Canine Obesity Management

Dog Care >
Share

You hear a lot of news segments and read a lot of articles that call attention to the obesity issues that people are struggling with in recent years. The trend of abuse humans is concerning, but there is another dangerous obesity epidemic that gets far less attention: canine obesity.

 

While it’s concerning nearly 38% of American humans are obese, a staggering 53% of American dogs are obese. Canine obesity is a trend that unfortunately continues to go up. While the increased rate of obesity is troubling and is causing health issues for our beloved dogs, there is some good news. Pet owners can do a great deal to prevent their dog’s from becoming obese through a steady diet and adequate exercise.

What Causes Canine Obesity?

What causes canine obesity? The answer is pretty straightforward. The most common cause of obesity in dogs is when their caloric intake is exceeds the amount of calories they burn. The ratio to calories eaten and calories burned will be slightly different for every breed, and unique dog. But for the most part, if a dog is overweight it’s because he is either eating too much, or exercising too little.

For most overweight dogs, the real culprits for their obesity are the habits they’ve developed with their owners. The common ones include free-feeding, overeating, boredom and not enough playtime to run around and burn off calories. While it’s convenient to leave a bowl of dog food out for your furry friend to eat as he pleases, not all dogs can the will power to control how much they eat. Giving them too much food is not unlike us having Thanksgiving dinner each and every day. Our weight would balloon in a hurry. If your dog is struggling with obesity, consult your vet and create a healthy portion plan for your dog.

Some breeds of dogs are more prone to dog obesity than others, including: Cocker Spaniels, Labrador and Golden Retrievers, Basset Hounds, and Dachshunds.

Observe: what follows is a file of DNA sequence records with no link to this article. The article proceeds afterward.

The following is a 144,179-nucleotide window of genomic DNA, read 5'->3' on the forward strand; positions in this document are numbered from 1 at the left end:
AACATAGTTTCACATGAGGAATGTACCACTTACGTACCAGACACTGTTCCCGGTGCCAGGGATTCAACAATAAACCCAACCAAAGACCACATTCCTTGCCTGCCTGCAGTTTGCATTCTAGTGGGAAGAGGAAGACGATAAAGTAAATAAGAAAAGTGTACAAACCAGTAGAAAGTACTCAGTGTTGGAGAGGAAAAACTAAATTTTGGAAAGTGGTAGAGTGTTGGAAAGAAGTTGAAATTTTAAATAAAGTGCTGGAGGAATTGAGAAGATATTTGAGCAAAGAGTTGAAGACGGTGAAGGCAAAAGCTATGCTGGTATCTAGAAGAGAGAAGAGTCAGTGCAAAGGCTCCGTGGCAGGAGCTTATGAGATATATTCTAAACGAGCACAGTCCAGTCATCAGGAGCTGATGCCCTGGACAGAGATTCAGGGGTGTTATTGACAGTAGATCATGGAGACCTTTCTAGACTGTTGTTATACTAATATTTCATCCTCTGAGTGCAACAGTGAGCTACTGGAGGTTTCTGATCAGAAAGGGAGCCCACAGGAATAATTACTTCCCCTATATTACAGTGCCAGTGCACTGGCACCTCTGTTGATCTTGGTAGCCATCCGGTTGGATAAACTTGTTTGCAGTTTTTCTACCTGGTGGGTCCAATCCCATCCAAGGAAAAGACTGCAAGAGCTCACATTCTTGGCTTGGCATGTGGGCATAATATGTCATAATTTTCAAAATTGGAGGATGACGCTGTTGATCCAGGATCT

Dog Obesity Management

If your dog is one of the many dogs struggling with obesity, you’re going to want to create an obesity management program for them. The first step in doing that is to take them into your vet and get an accurate and recorded body weight for them. Establishing a baseline weight is important to measure their progress in the future, and to identify how severe their obesity is.

 

Creating an obesity management program for your dog should be a collaborative effort between you, those who live with you and your dog, and your vet. Each person needs to be on the same page. If you create a specific diet and portion schedule for your dog, and a roommate or family member isn’t following it and is overfeeding your dog, all of your progress is going to be lost. Once you met with your vet and created your obesity management program, you need to sit down and discuss it with everyone that your dog also lives with. Everyone needs to be on the same page if you want to your dog to get his weight back down to a healthy level.

 

Your obesity management program will consist of altering your dogs portions sizes and increasing their daily exercise. Depending on the food that you’re currently feeding your dog, a change in your dog’s diet may also be in the cards.

 

The food that you feed your dog can impact their health and weight, not unlike human food. There’s a big difference in our health and weight if we eat fast food for a week straight or if we have balanced meals for a week. The same goes for your dog. Different types of food with have different nutrients and calorie levels in each serving. Altering your dog’s diet could bring down the amount of calories they are eating with each portion, which will help them on their path to getting their weight down. There’s a wide variety of types of dog food that help combat canine obesity. For recommendations for you dog, consult your local pet store and your vet.

Learn More About Your Dog’s Health at PetPlace

To combat your dog’s obesity problem, it’s important that you have a collaborative conversation with the people who live with your dog and your vet. As a group, you can design a system of increased exercise, portion control, and type of food that will have your dog on the path to improved health.

 

<

Pg 1 of 2

>
Share